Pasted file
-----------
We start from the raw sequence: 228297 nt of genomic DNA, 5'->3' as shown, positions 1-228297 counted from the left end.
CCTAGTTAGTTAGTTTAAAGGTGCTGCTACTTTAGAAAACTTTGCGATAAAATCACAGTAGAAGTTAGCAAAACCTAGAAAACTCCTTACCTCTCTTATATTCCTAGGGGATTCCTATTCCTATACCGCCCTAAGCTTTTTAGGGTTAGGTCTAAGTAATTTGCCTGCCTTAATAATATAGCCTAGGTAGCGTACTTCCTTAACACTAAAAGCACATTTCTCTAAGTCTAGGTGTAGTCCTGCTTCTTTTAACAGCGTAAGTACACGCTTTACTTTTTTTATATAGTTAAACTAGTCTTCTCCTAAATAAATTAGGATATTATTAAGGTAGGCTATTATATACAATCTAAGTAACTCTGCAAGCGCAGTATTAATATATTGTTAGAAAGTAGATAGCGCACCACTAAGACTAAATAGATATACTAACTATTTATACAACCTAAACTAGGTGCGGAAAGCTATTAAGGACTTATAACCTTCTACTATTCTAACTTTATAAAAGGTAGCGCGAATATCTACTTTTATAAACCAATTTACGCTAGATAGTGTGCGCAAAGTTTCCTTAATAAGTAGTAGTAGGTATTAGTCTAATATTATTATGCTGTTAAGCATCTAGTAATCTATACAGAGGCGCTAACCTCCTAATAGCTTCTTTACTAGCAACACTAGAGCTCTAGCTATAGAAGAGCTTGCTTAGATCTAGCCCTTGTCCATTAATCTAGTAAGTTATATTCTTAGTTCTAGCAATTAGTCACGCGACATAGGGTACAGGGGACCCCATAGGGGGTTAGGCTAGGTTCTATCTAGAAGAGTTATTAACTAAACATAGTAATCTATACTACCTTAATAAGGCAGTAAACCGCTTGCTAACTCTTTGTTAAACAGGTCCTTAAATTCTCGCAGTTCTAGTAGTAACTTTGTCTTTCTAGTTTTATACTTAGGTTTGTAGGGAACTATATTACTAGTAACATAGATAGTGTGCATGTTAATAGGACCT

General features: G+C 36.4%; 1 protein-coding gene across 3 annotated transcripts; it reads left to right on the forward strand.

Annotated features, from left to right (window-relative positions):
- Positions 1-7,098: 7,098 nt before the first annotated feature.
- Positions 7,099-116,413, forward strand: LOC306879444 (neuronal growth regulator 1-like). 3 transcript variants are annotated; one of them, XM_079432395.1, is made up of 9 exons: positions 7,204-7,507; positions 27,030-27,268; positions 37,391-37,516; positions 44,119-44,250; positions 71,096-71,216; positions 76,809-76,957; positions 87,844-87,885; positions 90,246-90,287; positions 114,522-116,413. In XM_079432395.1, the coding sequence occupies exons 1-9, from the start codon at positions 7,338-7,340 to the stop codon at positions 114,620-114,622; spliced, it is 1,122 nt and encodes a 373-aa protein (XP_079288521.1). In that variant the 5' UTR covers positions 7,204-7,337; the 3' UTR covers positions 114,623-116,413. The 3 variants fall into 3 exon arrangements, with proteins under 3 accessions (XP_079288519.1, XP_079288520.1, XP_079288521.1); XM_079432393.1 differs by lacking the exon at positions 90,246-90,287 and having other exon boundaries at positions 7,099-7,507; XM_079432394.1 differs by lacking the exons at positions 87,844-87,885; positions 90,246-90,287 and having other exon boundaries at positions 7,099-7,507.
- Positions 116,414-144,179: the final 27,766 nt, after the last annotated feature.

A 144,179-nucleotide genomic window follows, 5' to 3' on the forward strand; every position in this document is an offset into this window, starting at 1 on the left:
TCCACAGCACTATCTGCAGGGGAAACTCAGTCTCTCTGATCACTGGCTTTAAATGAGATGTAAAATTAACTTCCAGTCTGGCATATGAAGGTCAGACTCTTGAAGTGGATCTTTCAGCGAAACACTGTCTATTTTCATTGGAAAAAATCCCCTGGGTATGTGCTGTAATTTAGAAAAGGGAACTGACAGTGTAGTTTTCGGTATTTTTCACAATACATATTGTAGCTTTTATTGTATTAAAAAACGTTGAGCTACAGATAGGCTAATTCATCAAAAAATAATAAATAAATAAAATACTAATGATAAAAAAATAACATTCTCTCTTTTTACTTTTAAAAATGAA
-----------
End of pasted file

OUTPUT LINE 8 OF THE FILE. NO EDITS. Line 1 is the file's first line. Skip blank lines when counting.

A 144,179-nucleotide genomic window follows, 5' to 3' on the forward strand; every position in this document is an offset into this window, starting at 1 on the left: